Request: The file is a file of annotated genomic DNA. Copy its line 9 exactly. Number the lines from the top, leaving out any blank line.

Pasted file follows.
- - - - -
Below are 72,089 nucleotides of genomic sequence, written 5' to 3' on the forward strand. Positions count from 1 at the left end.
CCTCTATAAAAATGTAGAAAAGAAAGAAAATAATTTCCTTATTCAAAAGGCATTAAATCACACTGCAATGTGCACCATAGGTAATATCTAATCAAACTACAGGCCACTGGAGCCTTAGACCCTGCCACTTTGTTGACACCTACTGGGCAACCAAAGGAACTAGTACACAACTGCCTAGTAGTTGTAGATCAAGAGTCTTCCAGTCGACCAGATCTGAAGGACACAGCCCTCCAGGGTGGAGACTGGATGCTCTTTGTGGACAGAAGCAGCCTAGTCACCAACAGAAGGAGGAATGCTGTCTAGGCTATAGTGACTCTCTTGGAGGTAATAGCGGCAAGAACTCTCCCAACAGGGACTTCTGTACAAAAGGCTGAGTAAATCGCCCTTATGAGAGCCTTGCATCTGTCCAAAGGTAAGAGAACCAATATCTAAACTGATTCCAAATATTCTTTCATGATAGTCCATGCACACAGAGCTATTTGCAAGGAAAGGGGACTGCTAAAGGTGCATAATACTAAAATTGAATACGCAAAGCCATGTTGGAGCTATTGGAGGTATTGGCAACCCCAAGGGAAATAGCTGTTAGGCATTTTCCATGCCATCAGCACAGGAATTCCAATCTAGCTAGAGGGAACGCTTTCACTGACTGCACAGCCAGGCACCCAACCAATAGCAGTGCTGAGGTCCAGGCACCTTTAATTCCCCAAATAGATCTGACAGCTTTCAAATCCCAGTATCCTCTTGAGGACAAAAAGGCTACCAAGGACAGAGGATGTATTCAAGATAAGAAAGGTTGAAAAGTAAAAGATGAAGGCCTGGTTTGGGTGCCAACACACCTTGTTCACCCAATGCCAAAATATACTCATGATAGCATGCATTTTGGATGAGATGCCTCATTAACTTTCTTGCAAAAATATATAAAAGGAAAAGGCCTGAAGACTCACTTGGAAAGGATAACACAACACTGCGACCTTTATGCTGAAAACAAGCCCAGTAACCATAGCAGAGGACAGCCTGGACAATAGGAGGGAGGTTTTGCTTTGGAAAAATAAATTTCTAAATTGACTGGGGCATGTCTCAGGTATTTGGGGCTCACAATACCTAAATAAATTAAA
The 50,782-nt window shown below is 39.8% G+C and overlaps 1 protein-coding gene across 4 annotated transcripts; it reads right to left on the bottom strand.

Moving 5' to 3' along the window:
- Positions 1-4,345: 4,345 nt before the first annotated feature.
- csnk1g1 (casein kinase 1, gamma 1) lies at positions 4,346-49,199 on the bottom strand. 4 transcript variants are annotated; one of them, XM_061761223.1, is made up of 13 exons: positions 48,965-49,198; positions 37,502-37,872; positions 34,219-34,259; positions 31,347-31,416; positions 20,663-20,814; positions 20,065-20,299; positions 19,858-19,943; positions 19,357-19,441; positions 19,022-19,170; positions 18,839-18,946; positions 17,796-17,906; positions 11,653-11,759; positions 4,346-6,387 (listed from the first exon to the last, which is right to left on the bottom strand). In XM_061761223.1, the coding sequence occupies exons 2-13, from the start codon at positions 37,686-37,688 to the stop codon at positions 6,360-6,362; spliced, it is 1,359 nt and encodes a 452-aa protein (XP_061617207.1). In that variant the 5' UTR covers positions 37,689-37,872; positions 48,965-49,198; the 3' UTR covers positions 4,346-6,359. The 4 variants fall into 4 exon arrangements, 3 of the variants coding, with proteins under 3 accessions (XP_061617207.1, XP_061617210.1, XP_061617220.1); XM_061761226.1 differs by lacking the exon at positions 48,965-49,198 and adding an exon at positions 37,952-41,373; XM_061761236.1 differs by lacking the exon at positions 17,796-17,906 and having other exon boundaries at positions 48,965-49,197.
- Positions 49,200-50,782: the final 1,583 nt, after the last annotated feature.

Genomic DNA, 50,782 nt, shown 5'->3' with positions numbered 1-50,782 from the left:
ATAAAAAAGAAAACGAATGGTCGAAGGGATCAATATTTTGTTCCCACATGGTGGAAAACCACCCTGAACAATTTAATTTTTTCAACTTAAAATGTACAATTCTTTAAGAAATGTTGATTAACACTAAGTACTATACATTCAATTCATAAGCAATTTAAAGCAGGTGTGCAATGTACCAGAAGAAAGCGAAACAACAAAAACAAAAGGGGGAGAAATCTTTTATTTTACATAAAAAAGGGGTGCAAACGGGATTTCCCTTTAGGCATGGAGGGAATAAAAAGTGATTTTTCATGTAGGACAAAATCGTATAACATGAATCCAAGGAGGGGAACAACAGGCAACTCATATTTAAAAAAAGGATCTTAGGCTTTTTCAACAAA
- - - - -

ATAAAAAAGAAAACGAATGGTCGAAGGGATCAATATTTTGTTCCCACATGGTGGAAAACCACCCTGAACAATTTAATTTTTTCAACTTAAAATGTACAATTCTTTAAGAAATGTTGATTAACACTAAGTACTATACATTCAATTCATAAGCAATTTAAAGCAGGTGTGCAATGTACCAGAAGAAAGCGAAACAACAAAAACAAAAGGGGGAGAAATCTTTTATTTTACATAAAAAAGGGGTGCAAACGGGATTTCCCTTTAGGCATGGAGGGAATAAAAAGTGATTTTTCATGTAGGACAAAATCGTATAACATGAATCCAAGGAGGGGAACAACAGGCAACTCATATTTAAAAAAAGGATCTTAGGCTTTTTCAACAAA